Keep in mind that while Part 11 is several decades old, the FDA continues to evolve its thinking regarding the policy and its application to electronic records, systems, and signatures. For further guidance, a recent FDA webinar focuses on their evolving uses in clinical investigations.

It’s also important to work with legal advisors, product managers, and other internal stakeholders when planning for Part 11 compliance. As you go through the process, use the following checklists to smooth the road to compliance.

Electronic signatures

To achieve compliance, you’ll need to have measures in place that ensure the integrity and reliability of your electronic signatures.

  • Outline specific requirements for electronic signatures.
  • Use controls to ensure electronic signatures correlate with electronic records.
  • Install mechanisms to ensure the integrity of your electronic signatures.

Electronic records management

When storing electronic records, take active measures to ensure documents remain secure and accessible throughout their entire lifecycle.

  • Create policies and procedures for managing electronic records.
  • Set strong access controls to prevent unauthorized users from modifying records.
  • Maintain computer-generated audit trails at all times.

Computer system validation

The computer system that you use to manage and store electronic records and signatures must be fully optimized and contain thorough compliance documentation.

  • Determine the regulatory requirements for your specific computer system.
  • Work with reputable vendors offering Part 11-compliant services. Vendors must be able to provide documentation and demonstrate compliance.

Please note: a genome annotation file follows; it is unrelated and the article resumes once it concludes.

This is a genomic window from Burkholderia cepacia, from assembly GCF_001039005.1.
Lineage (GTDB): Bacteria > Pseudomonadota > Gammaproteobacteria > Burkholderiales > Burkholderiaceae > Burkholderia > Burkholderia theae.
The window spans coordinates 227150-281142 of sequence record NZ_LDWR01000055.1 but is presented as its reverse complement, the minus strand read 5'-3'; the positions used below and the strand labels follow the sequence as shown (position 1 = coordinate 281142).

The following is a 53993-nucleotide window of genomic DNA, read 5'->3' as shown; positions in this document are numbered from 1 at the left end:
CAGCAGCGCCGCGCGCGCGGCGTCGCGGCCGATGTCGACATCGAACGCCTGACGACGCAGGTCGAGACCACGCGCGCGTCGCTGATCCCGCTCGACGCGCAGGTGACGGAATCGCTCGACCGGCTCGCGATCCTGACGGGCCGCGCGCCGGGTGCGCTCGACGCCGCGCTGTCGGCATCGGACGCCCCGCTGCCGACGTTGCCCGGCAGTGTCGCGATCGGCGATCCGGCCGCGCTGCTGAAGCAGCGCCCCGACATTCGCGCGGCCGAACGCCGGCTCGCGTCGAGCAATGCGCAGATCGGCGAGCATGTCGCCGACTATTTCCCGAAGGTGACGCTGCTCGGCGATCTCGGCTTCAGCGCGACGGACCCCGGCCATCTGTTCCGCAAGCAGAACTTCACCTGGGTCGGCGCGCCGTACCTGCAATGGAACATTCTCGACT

• Create a system change control process to manage changes to your computer system.

Security measures and access control

Electronic records should contain robust security features and strong access controls to prevent tampering.

  • Set comprehensive access control policies to determine who can access records.
  • Create processes for user account creation and modification.
  • Use encryption mechanisms to protect data at rest and in transit.

Periodic review and system maintenance

It’s critical to periodically review and maintain your electronic records and management systems to evaluate their compliance with Part 11.

  • Review your processes, controls, and documentation to ensure they align with the FDA’s requirements.
  • Check for data integrity to verify the accuracy of your electronic records.
  • Monitor your electronic records and review audit trails to identify security incidents or changes.

Documentation and recordkeeping

Thorough recordkeeping is necessary to ensure that electronic records remain traceable and accessible.

  • Use a document management system to create, modify, and archive electronic records.
  • Create policies to manage electronic document retention.
  • Develop procedures that outline specific processes for managing electronic records.

Preparing for audits and inspections

Companies must be prepared to respond to FDA requests for Part 11 audits and inspections.

  • Review the regulation with your legal team to ensure you understand what your business needs in order to achieve compliance.
  • Create thorough documentation and verify that it aligns with the FDA’s standards.
  • Perform regular internal audits to identify vulnerabilities and address areas that need improvement.

Streamline FDA 21 CFR Part 11 compliance with Tricentis

Achieving Part 11 compliance is a complex and challenging process. Attempting to piece together a compliance strategy is time-consuming, risky, and may lead to accidental violations. Consider partnering with a provider that can make Part 11 compliance a breeze.

For example, Tricentis Vera™ offers a one-stop shop purpose-built for digital validation. With Vera, your business can achieve compliance with Part 11 and related regulations while expediting reviews and approvals. To experience Vera in action, request a demo today.

This post was written by Justin Reynolds. Justin is a freelance writer who enjoys telling stories about how technology, science, and creativity can help workers be more productive. In his spare time, he likes seeing or playing live music, hiking, and traveling.


Guest Contributors

Date: Sep. 01, 2023